In the course of time, IIRD’s involvement in the project expanded to another 139 villages in Jhalawar and 73 villages in Baran district. Today we are present in 316 villages– representing nearly 70.000 below poverty line families - in which the DPIP is being implemented.  
  
The DPIP project is implemented through the formation of Common Interest Groups (CIGs) of 5-15 members each. Village Development Associations (VDAs) are formed to support and guide the newly formed community organizations at the village level.

Once the CIG and NGO members decide upon a viable sub-project jointly, the sub-project is prepared in collaboration with a panel of experts appointed by the implementing agency. CIGs contribute 10% of the cost of all sub-projects in cash, materials or labor. This creates a sense of ownership and contributes to the sustainability of the CIG - the final and most important stage of project. CIG sub-projects are demand-driven and therefore vary in nature. However, all sub-projects can be categorized into four broad categories: (1) Community Infrastructure, (2) Land Based (3) Micro Enterprise Development and (4) Animal Husbandry. The construction of collective infrastructure like check dams, hand pumps, schoolrooms, land based facilities like wells and ponds and the development of entrepreneurial initiatives in candle making, spice mills, animal farming and others, are the final outcomes of the community empowerment achieved by the DPIP approach.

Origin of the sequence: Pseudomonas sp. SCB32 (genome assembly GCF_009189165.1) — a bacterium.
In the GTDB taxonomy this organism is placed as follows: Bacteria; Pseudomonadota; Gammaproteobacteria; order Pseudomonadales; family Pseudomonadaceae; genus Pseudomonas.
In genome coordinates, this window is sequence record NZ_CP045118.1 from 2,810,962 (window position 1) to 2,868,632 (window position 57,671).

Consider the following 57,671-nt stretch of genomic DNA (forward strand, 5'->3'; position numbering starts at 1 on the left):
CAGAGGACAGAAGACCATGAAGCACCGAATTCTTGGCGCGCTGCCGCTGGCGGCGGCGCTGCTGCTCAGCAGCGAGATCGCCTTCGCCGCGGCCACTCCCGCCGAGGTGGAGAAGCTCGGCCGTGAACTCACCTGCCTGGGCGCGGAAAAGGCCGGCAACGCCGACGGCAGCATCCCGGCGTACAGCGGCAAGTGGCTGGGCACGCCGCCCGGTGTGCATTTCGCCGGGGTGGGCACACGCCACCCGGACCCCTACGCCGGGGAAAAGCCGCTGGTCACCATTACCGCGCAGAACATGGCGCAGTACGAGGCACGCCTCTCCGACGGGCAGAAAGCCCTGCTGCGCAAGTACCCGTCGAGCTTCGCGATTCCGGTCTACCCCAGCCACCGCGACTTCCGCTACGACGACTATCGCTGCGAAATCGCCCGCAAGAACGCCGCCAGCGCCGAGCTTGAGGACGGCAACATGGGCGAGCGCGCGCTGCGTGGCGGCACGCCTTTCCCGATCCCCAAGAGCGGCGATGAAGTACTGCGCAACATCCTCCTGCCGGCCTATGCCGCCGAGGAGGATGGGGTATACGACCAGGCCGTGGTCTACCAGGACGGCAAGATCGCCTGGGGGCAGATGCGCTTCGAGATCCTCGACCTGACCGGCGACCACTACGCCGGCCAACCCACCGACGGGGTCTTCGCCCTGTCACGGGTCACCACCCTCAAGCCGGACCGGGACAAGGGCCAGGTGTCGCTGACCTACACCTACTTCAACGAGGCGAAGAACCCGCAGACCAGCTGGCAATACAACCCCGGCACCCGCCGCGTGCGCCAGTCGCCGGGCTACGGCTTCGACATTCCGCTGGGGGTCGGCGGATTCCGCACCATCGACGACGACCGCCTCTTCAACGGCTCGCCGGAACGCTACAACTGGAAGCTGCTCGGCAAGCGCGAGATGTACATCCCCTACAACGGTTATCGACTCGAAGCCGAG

DPIP has proved to be a very challenging and enriching experience, improving the Institute’s team competencies and its motivation to overcome the abysmal conditions in which millions of people live not too far from our eyes. It has enhanced its own capabilities to deal with poverty as a problem, which includes social, economic, political, cultural and environmental aspects, which need to be addressed in a co-operative effort between government, NGOs, international institutions, the private sector and others stakeholders as well as the poverty-stricken individuals themselves.